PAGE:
Claimed …. Called …. Sent

Saturday, March 9

Deuteronomy 7:17-26 (NRSV)

If you say to yourself, “These nations are more numerous than I; how can I dispossess them?” do not be afraid of them. Just remember what the LORD your God did to Pharaoh and to all Egypt, the great trials that your eyes saw, the signs and wonders, the mighty hand and the outstretched arm by which the LORD your God brought you out. The LORD your God will do the same to all the peoples of whom you are afraid. Moreover, the LORD your God will send the pestilence against them, until even the survivors and the fugitives are destroyed. Have no dread of them, for the LORD your God, who is present with you, is a great and awesome God. The LORD your God will clear away these nations before you little by little; you will not be able to make a quick end of them, otherwise the wild animals would become too numerous for you. But the LORD your God will give them over to you, and throw them into great panic, until they are destroyed. He will hand their kings over to you and you shall blot out their name from under heaven; no one will be able to stand against you, until you have destroyed them. The images of their gods you shall burn with fire. Do not covet the silver or the gold that is on them and take it for yourself, because you could be ensnared by it; for it is abhorrent to the LORD your God. Do not bring an abhorrent thing into your house, or you will be set apart for destruction like it. You must utterly detest and abhor it, for it is set apart for destruction.


The language used in this Deuteronomy passage is scary. Moses speaks these words to the Israelites after God delivers them out of Egypt and as they prepare to enter and take the land that God has promised them. The image of God “clearing away” entire nations and not stopping until “even the survivors and fugitives are destroyed” is worrisome, violent, and quite frankly, not the type of God in whose kingdom I’d like to live, even if I’m on the winning side.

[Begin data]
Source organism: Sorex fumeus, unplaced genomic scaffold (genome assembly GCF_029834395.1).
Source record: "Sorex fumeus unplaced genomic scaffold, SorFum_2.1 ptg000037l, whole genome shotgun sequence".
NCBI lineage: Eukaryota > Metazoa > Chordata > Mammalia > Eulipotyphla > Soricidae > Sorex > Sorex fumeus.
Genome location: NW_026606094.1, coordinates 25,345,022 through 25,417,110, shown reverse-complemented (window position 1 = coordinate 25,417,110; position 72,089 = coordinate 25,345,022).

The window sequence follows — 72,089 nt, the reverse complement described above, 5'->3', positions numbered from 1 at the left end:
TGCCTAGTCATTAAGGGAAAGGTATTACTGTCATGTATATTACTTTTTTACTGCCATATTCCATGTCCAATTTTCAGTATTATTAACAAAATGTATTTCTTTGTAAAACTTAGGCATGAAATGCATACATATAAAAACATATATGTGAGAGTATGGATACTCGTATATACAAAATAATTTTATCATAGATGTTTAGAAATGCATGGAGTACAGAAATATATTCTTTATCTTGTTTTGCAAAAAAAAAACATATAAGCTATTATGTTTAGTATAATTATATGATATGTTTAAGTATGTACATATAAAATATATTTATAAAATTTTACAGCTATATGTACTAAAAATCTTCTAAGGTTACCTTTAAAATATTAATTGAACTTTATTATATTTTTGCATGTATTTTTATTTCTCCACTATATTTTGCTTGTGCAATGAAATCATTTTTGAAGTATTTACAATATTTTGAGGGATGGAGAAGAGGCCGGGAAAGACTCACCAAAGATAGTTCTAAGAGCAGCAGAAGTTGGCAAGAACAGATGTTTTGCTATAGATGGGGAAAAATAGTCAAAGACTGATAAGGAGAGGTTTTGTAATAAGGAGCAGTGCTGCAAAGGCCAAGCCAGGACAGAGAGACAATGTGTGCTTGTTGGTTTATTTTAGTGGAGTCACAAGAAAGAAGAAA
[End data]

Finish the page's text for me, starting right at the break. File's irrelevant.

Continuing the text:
Old Testament scholar Walter Brueggemann assures us that these verses make us feel a “deep awkwardness,” so I’m not alone in my discomfort. If I’ve learned anything at all about how the Old Testament relates to our lives today, it’s that context is key. The land that the Israelites take is the obstacle that stands in their way to God’s kingdom. In their world, at that time, conquering by force was the way to get things done. Countless things could (and have) been said about the justification of violence as a means to arrive at God’s kingdom, but the important part here is that God has the power to bring them there. All they have to do is trust in that.

We each have obstacles that get in our way of living into the kingdom of God. For the Israelites, it was several nations, their peoples, and probably a wall that came tumbling down. For me, it is at times trying to keep control over my life, and at other times, doubt and fear when I lose that control. The wonderful thing is, the kingdom that lies on the other side of our obstacles is better and more wonderful than we can even imagine, and that thought is not scary at all.


God, we have many obstacles that we let get in our way of living into your kingdom. Help us to turn these obstacles over to your power. We give thanks for your kingdom and that you have made a place for each of us in it. Amen.

Elizabeth Steel